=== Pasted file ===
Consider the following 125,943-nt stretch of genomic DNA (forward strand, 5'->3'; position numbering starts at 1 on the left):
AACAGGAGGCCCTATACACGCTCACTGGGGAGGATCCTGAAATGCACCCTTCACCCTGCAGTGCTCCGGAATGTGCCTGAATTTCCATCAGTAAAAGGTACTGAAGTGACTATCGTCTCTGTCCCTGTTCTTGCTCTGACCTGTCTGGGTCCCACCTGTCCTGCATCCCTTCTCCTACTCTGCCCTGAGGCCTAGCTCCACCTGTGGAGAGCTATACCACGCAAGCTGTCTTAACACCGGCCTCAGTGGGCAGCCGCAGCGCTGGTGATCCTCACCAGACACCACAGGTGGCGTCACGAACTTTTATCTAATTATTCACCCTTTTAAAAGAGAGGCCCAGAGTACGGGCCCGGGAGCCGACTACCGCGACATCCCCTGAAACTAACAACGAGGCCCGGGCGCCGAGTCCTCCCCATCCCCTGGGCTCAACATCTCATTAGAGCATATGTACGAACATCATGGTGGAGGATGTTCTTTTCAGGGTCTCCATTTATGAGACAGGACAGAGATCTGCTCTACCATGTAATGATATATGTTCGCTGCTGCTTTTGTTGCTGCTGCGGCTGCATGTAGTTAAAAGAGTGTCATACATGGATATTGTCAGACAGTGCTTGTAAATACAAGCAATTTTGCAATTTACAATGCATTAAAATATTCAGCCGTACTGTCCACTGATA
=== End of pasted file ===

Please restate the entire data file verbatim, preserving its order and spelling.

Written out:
Consider the following 125,943-nt stretch of genomic DNA (forward strand, 5'->3'; position numbering starts at 1 on the left):
AACAGGAGGCCCTATACACGCTCACTGGGGAGGATCCTGAAATGCACCCTTCACCCTGCAGTGCTCCGGAATGTGCCTGAATTTCCATCAGTAAAAGGTACTGAAGTGACTATCGTCTCTGTCCCTGTTCTTGCTCTGACCTGTCTGGGTCCCACCTGTCCTGCATCCCTTCTCCTACTCTGCCCTGAGGCCTAGCTCCACCTGTGGAGAGCTATACCACGCAAGCTGTCTTAACACCGGCCTCAGTGGGCAGCCGCAGCGCTGGTGATCCTCACCAGACACCACAGGTGGCGTCACGAACTTTTATCTAATTATTCACCCTTTTAAAAGAGAGGCCCAGAGTACGGGCCCGGGAGCCGACTACCGCGACATCCCCTGAAACTAACAACGAGGCCCGGGCGCCGAGTCCTCCCCATCCCCTGGGCTCAACATCTCATTAGAGCATATGTACGAACATCATGGTGGAGGATGTTCTTTTCAGGGTCTCCATTTATGAGACAGGACAGAGATCTGCTCTACCATGTAATGATATATGTTCGCTGCTGCTTTTGTTGCTGCTGCGGCTGCATGTAGTTAAAAGAGTGTCATACATGGATATTGTCAGACAGTGCTTGTAAATACAAGCAATTTTGCAATTTACAATGCATTAAAATATTCAGCCGTACTGTCCACTGATA